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Year's first case of rabies reported
Authorities: Rabid fox bit dog, man
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Forsyth County News

Forsyth County’s first rabies case of 2012 was confirmed this week.

According to the Forsyth County Sheriff’s Office, a rabid fox bit a dog and a man in separate incidents on Waldrip Road in north Forsyth earlier this month.

The dog, a 5-year old daschund, was attacked June 4, and the 45-year-old man was bitten the following day.

Both the dog’s owner and the man contacted the animal control unit following the incidents.

The man shot and killed the fox afterward, sheriff’s office spokeswoman Karleen Chalker said.

“The man is undergoing treatment for rabies and the dog was taken to Dr. [Lanier] Orr’s, and they’re trying to make a decision about what to do for the dog’s health,” Chalker said.

The county had one confirmed case in 2011, she said. In comparison, Hall County reported its 13th case of the year when a man was bitten by a rabid bat in early May.

Animal control officers are advising residents to be aware of animals acting aggressive.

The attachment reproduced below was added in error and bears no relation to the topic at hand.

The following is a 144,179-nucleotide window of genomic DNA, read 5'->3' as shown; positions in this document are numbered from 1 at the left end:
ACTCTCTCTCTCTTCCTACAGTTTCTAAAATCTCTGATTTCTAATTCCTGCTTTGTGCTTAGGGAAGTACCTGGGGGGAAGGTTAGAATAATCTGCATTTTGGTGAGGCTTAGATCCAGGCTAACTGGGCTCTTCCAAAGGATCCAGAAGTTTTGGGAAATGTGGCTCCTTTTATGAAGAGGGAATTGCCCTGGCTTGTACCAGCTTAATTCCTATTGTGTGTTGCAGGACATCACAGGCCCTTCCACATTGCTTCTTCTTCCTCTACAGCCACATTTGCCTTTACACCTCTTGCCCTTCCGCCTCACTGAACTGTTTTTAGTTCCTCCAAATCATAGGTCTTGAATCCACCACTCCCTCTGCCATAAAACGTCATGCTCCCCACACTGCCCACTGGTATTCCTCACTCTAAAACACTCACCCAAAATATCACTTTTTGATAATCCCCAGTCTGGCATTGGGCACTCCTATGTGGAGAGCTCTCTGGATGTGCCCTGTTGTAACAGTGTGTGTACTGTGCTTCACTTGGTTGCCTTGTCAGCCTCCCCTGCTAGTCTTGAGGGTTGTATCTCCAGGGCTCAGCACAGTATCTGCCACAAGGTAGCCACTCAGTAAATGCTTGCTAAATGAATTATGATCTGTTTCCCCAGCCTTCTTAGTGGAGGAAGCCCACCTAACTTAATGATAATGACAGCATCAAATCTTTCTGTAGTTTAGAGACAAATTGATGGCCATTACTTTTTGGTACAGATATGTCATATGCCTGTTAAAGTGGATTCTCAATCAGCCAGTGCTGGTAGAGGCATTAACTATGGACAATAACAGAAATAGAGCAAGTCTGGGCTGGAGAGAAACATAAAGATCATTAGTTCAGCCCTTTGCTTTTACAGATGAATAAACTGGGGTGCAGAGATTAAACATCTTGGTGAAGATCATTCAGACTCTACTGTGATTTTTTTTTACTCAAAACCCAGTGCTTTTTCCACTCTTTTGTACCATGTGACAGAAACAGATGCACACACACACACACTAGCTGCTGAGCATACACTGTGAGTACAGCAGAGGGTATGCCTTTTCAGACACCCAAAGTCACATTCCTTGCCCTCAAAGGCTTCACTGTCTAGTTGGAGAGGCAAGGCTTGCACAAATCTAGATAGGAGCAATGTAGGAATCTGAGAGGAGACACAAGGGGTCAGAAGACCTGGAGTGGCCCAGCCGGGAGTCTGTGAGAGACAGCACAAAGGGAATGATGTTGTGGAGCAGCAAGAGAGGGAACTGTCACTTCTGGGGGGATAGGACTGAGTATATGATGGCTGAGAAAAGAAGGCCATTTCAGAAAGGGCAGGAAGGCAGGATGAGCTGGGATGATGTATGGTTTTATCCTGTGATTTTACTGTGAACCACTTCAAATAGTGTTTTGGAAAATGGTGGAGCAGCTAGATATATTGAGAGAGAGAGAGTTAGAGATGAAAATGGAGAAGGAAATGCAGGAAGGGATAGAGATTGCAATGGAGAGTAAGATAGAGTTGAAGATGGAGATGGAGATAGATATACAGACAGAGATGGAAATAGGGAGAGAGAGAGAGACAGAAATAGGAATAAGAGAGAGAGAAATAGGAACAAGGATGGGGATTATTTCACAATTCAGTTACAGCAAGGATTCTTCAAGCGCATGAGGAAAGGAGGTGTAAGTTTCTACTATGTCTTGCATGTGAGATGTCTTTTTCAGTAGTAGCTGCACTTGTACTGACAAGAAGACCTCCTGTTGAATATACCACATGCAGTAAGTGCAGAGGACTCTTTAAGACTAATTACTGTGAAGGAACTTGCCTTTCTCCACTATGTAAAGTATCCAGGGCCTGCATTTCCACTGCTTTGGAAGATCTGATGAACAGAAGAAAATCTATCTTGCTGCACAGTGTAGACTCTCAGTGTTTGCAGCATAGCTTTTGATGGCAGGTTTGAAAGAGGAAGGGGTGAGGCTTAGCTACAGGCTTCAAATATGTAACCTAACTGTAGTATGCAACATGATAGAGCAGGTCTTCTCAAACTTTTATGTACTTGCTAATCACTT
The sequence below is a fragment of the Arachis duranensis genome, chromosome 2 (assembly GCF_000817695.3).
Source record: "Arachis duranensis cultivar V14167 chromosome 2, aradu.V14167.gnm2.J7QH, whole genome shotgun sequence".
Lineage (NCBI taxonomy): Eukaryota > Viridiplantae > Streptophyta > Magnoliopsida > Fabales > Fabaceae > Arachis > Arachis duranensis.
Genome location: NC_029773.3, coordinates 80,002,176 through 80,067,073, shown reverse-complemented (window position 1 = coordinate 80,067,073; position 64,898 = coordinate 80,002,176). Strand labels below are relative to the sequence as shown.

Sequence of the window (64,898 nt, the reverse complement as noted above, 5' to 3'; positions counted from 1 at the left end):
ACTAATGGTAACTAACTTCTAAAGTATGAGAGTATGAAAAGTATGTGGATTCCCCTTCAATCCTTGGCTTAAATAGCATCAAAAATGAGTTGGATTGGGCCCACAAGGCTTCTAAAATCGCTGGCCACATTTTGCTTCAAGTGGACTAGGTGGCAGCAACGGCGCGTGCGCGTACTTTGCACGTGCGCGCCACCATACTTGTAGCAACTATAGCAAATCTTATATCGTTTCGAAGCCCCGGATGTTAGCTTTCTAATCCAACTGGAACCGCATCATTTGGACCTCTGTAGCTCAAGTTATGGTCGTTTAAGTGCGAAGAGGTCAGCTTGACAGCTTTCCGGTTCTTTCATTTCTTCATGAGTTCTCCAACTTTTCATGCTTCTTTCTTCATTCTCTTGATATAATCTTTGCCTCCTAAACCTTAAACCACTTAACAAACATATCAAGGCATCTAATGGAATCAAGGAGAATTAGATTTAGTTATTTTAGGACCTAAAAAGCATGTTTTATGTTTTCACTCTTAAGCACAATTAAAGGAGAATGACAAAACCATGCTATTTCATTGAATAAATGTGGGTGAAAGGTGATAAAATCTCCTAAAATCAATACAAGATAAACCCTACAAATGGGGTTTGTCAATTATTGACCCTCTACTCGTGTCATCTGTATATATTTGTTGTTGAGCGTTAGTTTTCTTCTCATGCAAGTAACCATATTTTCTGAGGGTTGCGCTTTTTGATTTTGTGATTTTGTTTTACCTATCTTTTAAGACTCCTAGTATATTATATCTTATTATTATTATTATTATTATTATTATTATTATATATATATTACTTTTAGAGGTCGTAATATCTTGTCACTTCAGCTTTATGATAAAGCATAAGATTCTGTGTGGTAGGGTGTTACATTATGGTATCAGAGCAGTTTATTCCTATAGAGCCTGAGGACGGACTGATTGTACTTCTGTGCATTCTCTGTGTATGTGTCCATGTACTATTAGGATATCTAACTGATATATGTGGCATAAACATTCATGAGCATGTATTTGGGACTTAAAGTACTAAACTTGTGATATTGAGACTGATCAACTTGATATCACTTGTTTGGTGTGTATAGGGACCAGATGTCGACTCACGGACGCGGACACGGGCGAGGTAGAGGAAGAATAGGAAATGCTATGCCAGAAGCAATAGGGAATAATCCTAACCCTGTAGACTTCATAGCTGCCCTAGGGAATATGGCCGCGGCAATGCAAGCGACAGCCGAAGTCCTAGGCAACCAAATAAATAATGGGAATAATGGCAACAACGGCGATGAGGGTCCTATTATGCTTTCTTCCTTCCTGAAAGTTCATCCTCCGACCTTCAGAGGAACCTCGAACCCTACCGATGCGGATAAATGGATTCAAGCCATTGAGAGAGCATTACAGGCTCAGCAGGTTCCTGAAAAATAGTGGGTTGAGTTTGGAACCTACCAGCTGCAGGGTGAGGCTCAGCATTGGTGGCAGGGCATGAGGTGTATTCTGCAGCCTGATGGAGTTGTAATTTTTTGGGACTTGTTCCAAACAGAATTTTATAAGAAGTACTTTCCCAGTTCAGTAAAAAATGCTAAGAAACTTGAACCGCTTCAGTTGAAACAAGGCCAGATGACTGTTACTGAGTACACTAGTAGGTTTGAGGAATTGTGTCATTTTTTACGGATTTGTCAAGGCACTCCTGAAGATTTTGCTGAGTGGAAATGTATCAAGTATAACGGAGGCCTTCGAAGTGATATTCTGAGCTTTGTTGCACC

“This could be a sign that the animal is rabid,” said Sgt. Brian DeBlois of the animal control unit. “Also, if any wildlife that would typically flee from humans does not seem afraid, or in fact, comes towards humans, this is another sign of the animal possibly being rabid.”

A news release from the sheriff’s office states that if an animal is suspected to have had blood-to-blood contact or blood-to-saliva contact with any animal, that the owner should contact a veterinarian.

In many cases, the veterinarian will advise the owner to quarantine the animal for 10 days to see if the animal exhibits any symptoms, according to the release.

During that time period, the animal should not be vaccinated until it is determined the animal had no exposure to rabies.

As far as keeping one’s pets safe, animal control urges everyone to make sure their pets are up-to-date on their vaccinations, DeBlois said.

People should contact the Forsyth County Sheriff’s Office Animal Control Unit at (770) 781-2138 or call 911 if they suspect an animal of being rabid.